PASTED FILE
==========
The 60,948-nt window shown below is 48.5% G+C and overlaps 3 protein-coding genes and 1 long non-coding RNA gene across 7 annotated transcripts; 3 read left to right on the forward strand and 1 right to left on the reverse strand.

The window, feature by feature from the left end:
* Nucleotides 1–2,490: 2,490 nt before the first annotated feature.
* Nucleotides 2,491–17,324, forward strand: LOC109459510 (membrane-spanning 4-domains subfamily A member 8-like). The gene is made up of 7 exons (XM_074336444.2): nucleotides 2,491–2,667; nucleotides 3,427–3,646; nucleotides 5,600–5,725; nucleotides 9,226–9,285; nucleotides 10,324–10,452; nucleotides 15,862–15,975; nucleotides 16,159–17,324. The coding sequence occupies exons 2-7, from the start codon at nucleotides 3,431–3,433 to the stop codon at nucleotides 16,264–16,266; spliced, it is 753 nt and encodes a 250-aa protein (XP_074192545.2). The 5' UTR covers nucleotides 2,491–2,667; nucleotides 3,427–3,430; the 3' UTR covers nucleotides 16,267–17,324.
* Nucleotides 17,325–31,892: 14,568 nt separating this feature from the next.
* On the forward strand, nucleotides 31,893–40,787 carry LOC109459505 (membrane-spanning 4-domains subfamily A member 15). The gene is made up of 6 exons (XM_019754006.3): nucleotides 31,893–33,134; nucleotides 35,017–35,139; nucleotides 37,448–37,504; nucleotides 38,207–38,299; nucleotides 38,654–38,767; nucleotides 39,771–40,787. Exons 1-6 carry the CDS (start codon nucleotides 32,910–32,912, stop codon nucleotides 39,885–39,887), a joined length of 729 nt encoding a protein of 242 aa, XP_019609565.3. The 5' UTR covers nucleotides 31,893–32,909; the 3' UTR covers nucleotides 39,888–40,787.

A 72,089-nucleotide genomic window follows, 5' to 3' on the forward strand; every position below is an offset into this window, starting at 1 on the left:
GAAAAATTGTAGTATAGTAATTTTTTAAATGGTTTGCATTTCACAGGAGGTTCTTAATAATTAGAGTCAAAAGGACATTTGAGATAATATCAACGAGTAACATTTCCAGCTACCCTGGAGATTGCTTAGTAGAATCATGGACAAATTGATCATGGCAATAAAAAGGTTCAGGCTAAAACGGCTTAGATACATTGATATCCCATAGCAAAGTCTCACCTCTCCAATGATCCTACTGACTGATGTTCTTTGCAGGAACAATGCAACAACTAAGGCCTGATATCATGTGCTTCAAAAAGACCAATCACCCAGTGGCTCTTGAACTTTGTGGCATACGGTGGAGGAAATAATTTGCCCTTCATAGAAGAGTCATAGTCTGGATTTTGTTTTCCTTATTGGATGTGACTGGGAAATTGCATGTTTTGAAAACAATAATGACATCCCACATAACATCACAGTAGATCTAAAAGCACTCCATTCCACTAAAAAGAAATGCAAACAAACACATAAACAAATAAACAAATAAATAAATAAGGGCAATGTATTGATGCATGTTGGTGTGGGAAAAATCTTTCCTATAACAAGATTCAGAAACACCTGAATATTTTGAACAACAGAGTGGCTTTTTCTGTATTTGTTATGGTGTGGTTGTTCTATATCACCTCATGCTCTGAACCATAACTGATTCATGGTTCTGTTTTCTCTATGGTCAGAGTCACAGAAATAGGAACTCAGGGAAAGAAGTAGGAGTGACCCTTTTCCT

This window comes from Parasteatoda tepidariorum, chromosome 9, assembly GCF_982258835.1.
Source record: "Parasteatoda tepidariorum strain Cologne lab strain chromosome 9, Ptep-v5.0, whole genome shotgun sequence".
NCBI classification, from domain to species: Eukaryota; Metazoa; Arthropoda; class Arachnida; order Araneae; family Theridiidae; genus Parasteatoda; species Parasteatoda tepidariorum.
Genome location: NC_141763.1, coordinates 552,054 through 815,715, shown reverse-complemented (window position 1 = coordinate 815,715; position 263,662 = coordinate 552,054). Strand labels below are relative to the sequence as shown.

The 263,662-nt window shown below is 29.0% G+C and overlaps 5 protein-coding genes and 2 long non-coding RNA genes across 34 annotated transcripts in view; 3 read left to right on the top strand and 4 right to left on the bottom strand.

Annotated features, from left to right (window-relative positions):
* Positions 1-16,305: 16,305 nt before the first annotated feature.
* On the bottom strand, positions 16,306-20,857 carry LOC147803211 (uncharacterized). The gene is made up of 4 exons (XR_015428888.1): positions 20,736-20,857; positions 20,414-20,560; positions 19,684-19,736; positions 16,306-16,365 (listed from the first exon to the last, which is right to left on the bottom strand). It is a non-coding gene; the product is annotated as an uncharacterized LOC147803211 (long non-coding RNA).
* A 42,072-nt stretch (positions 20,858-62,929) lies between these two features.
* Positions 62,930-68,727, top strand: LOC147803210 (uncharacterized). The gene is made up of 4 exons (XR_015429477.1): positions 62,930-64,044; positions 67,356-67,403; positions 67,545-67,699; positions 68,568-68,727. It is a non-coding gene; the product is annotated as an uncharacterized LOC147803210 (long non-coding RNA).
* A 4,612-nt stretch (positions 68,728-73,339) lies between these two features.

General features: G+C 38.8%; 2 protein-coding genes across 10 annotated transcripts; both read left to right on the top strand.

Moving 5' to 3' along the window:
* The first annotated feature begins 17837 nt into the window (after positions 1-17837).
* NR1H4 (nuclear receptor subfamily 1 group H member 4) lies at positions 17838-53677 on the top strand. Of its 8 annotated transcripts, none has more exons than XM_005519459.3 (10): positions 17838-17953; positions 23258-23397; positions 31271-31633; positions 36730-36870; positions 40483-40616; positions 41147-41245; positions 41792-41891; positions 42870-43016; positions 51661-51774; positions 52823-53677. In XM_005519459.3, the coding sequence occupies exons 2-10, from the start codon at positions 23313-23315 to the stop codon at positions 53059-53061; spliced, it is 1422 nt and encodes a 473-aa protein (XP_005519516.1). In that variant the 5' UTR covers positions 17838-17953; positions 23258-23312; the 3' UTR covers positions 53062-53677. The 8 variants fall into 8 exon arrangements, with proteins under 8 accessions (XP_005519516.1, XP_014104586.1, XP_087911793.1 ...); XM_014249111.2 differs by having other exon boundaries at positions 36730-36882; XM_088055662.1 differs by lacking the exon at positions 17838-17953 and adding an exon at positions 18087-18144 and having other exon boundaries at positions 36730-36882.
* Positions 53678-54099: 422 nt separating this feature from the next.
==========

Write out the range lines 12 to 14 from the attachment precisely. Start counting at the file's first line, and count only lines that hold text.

Genome location: NC_141763.1, coordinates 552,054 through 815,715, shown reverse-complemented (window position 1 = coordinate 815,715; position 263,662 = coordinate 552,054). Strand labels below are relative to the sequence as shown.

The 263,662-nt window shown below is 29.0% G+C and overlaps 5 protein-coding genes and 2 long non-coding RNA genes across 34 annotated transcripts in view; 3 read left to right on the top strand and 4 right to left on the bottom strand.

Annotated features, from left to right (window-relative positions):